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Hot isostatic presses HIP uses heated gas under pressure to consolidate densify or bond components and materials According to Avure Technologies which develops isostatic pressing systems parts processed via HIP can achieve 100 of maximum theoretical density for resistance to fatigue impact wear and abrasion Ductility is improved too and internal defects are corrected

Hot Isostatic Pressing Standards Set

Aug. 20, 2012
New standard demonstrates minimum level of process control/monitoring HIP can replace typical thermal processing for some alloys

Identifying what it called “a general need in the steel industry for a standard defining the basic quality control requirements for hot isostatic pressing,” a committee of ASTM International laid out manufacturing criteria for the emerging process for forming and treating metal parts. The ASTM A1080, Practice for Hot Isostatic Pressing of Steel, Stainless Steel and Related Alloy Castings. A1080 was developed by Subcommittee A01.18 on Castings, part of ASTM International Committee A01 on Steel, Stainless Steel and Related Alloys.

Isostatic pressing involves a specially designed and built system for forming and densifying powdered metal or cast materials using liquid or gas under very high pressure. Unlike mechanical force, which compresses a workpiece from one or two sides, isostatic pressure is applied uniformly on all sides of an object, eliminating internal porosity without changing its net shape.

In cast parts, for example, HIP is used to remove shrinkage defects, and other pores and voids as potential initiators of failure. Low- and high-cycle fatigue and stress rupture properties are enhanced. HIP treatment also may provide improved homogeneity in the casting, with the result that chemical machining and corrosion susceptibilities are improved.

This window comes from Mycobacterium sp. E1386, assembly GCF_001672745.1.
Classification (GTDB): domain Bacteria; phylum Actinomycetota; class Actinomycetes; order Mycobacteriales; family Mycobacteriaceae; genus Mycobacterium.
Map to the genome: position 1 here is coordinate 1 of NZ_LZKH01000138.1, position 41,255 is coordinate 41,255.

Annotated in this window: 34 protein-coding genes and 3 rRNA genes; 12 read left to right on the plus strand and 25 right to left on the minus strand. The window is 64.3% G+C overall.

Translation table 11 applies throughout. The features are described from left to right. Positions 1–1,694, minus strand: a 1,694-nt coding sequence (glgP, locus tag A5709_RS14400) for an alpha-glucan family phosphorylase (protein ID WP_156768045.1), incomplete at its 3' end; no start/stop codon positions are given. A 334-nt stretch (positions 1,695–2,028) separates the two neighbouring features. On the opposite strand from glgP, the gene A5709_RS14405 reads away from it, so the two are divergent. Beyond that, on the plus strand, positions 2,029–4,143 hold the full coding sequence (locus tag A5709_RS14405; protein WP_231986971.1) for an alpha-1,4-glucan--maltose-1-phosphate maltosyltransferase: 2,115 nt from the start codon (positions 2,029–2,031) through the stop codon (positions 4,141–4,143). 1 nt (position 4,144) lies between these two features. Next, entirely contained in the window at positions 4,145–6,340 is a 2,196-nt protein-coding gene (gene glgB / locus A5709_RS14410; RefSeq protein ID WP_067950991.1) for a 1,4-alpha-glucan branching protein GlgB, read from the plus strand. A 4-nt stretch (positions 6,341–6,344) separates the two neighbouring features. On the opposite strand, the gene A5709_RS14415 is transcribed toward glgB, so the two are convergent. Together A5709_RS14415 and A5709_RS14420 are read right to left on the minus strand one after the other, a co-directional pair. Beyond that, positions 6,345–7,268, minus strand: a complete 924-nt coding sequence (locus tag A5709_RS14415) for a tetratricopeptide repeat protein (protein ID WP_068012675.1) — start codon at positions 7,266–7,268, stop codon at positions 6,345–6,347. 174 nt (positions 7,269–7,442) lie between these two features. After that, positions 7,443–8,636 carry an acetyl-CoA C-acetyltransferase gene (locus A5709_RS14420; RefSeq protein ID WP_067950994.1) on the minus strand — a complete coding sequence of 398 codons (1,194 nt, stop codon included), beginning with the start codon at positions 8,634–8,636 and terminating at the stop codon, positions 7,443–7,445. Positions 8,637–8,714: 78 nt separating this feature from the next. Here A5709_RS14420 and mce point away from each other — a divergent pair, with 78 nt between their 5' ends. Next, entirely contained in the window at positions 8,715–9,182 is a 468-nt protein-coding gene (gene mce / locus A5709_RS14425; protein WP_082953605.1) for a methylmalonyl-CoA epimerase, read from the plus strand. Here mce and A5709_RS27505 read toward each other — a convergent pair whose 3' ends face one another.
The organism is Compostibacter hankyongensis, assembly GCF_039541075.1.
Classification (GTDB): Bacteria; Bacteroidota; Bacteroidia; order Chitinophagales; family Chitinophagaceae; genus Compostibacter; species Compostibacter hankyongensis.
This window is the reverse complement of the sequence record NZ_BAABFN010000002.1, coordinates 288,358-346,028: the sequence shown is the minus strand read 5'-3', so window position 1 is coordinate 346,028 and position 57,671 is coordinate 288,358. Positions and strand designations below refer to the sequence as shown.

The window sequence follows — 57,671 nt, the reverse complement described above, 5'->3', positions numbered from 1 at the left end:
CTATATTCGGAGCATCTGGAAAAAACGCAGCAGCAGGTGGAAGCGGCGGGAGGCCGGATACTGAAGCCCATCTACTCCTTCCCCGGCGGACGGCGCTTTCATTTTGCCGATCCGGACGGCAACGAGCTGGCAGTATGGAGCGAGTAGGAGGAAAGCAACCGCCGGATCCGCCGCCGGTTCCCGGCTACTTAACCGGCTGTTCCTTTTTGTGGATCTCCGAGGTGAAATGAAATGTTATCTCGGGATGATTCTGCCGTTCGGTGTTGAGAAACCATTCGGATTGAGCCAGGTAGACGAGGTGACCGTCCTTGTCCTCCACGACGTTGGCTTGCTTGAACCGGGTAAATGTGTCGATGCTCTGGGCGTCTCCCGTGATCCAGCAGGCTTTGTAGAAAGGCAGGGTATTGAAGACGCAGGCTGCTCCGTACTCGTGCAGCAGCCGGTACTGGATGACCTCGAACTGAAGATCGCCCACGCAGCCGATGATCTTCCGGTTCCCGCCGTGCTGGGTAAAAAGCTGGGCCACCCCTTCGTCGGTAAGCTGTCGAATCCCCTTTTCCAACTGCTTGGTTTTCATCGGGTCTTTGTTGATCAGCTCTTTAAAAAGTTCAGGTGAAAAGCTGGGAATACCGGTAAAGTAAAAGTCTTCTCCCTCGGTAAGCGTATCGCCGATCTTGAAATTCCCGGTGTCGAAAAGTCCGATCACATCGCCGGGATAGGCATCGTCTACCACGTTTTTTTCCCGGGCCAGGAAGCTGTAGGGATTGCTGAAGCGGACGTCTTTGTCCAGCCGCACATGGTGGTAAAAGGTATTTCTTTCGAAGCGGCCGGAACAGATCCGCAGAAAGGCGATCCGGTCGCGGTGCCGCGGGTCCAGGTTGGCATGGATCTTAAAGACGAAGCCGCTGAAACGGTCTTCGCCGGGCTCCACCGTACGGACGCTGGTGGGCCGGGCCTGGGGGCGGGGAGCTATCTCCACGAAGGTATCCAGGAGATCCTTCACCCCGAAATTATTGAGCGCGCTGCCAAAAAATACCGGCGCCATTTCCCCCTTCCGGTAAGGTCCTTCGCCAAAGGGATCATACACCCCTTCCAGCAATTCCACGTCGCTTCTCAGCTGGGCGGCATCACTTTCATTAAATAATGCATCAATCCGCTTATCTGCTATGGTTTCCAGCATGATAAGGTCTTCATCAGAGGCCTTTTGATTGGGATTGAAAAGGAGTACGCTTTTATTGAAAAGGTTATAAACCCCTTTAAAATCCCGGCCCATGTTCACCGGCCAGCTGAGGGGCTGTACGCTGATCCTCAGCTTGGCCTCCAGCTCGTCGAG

John Schleicher, technical/development sales manager for Orchid Orthopedics, and an A01.18 member, hot isostatic pressing can be used in place of typical thermal processing for some alloys. Also, it is sometimes used to reduce rework and salvage time. He said that hot isostatic pressing can enhance material properties for certain materials, and in some applications it can be used to “diffusion bond” two pieces together.

"The new standard is intended to demonstrate the minimum amount of process control/monitoring required to control the HIP process," Schleicher stated. "ASTM A1080 will benefit the users who don't currently have their own internal documents or procedures for HIP. Many people are not aware of the HIP process and this standard will provide manufacturers with much needed information to use the process."

ASTM International is an international standards development and delivery system, working within the World Trade Organization principles for “coherence, consensus, development dimension, effectiveness, impartiality, openness, relevance and transparency” as it develops standards used for research and development, product testing, quality systems, and commercial transactions. ASTM standards are available for sale at www.astm.org

About the Author

Robert Brooks | Content Director

Robert Brooks has been a business-to-business reporter, writer, editor, and columnist for more than 20 years, specializing in the primary metal and basic manufacturing industries. His work has covered a wide range of topics, including process technology, resource development, material selection, product design, workforce development, and industrial market strategies, among others. Currently, he specializes in subjects related to metal component and product design, development, and manufacturing — including castings, forgings, machined parts, and fabrications.

Brooks is a graduate of Kenyon College (B.A. English, Political Science) and Emory University (M.A. English.)